The ultimate home-away-home story, beautifully rendered.

In this true story, an indigenous boy from Tierra del Fuego is transported to London in the early 1800s, where he encounters a vastly different world.

Living on a “faraway island” a boy named Orundellico climbs the tallest trees, views the stars, listens to the ocean and wonders what’s “on the other side.” Strangers arrive in a ship, call him Jemmy Button and invite him to visit their land. Reaching the other side of the ocean, Jemmy finds houses made of rocks “stacked in towers taller than the tallest tree.” The people, colors, noises and costumes make him feel “very small indeed.” Soon, he’s wearing their clothes, attending concerts, and even meeting the king and queen, but he never quite feels at home. When the time comes, he returns to the island, announcing: “My name is Orundellico and I have come home.” The powerful, spare text contrasts Jemmy’s innocent island life with the isolation he feels in England. His alienation is cleverly reinforced by gauche, oil and collage illustrations using flat patterns and color to compare the island’s verdant vegetation and quiet, starry nights with the sterile, geometric shapes of urban London. Diminutive, flesh-colored, bemused Jemmy always stands out in a sea of repetitive, anonymous, faceless silhouettes.

The ultimate home-away-home story, beautifully rendered. (author’s note) (Picture book. 4-7)

Pub Date: March 12, 2013

ISBN: 978-0-7636-6487-9

Page Count: 48

Publisher: Templar/Candlewick

Review Posted Online: Jan. 27, 2013

Kirkus Reviews Issue: Feb. 15, 2013


A historically specific setting with an eternal lesson.

A child’s special treat is given to a man in need, setting off a chain reaction of kindness.

It is a regular day on Tai Yuen Street in Hong Kong, full of “beeping, bickering, and bartering,” as a child’s parents set up their hawker stand. Suddenly, the usual bustle is interrupted by a THWUMP! as a man who has traveled “a thousand miles” by foot and boat to cross the border into Hong Kong falls to his knees. Bystanders turn away, “uninterested in hearing their own stories retold to them.” However, the protagonist’s mother hears the grumbles of the man’s stomach, and her kids watch horror-struck as she pulls out the special mooncake they were saving—the kind with the double-yolk center (“the best kind!”)—and asks the narrator to bring it to the hungry man. It takes two pages to slowly and sadly walk the treat over and only one gulp for the man to devour the entire cake. However, this single act of kindness unleashes a torrent of generosity from the nearby hawkers. Sepia and cool colors give this tale a historical feel, while delicate cartoon renderings of the bustling market street and crowds of people lighten the tone. In the backmatter, AuYeung notes that this story was based on an incident from her childhood, explains the historical significance of the refugee’s flight to Hong Kong, and shares family photos. (This book was reviewed digitally.)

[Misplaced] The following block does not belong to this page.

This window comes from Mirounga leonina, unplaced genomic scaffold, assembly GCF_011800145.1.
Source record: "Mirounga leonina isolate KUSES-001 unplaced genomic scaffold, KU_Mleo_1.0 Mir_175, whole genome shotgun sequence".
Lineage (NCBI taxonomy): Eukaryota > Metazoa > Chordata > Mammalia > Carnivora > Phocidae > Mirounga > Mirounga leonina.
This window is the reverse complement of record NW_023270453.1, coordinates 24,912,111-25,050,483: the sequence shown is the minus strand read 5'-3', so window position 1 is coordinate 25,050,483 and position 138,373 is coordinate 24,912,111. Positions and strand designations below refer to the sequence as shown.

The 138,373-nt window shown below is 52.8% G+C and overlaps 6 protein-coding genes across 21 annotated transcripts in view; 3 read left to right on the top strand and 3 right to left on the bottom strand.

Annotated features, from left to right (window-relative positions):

A historically specific setting with an eternal lesson. (Picture book. 4-7)

Pub Date: Sept. 6, 2022

ISBN: 978-1-64567-556-3

Page Count: 32

Publisher: Page Street

Review Posted Online: May 10, 2022

Kirkus Reviews Issue: June 1, 2022


This reimagined telling has an engaging charm that rings true.

An imagining of an unlikely real-life episode in the life of absurdist Franz Kafka.

Theule follows the outline of the account: When Kafka meets an unhappy girl in a Berlin park in 1923 and learns her doll is lost, Kafka writes a series of letters from Soupsy, the doll, to Irma, the girl. The real letters and the girl’s identity have been lost to history; the invented letters describe a dazzling variety of adventures for Soupsy. Unfortunately, as the letters increase in excitement, Kafka’s health declines (he would die of tuberculosis in June 1924), and he must find a way to end Soupsy’s adventures in a positive way. In an author’s note, readers learn that Kafka chose to write that Soupsy was getting married. Theule instead opts to send the doll on an Antarctic expedition. Irma gets the message that she can do anything, and the final image shows her riding a camel, a copy of Metamorphosis peeking from a satchel. While kids may not care about Kafka, the short relationship between the writer and the little girl will keep their interest. Realizing that an adult can care so much about a child met in the park is empowering. The stylized illustrations, especially those set in the chilly Berlin fall, resemble woodcuts with a German expressionist look. The doll’s adventures look a little sweeter, with more red and blue added to the brown palette of the German scenes. (This book was reviewed digitally with 10.5-by-17-inch double-page spreads viewed at 23% of actual size.)

This reimagined telling has an engaging charm that rings true. (biographical note, bibliography) (Picture book. 5-7)

Pub Date: March 9, 2021

ISBN: 978-0-593-11632-6

Page Count: 48

Publisher: Viking

Review Posted Online: Dec. 24, 2020

Kirkus Reviews Issue: Jan. 15, 2021

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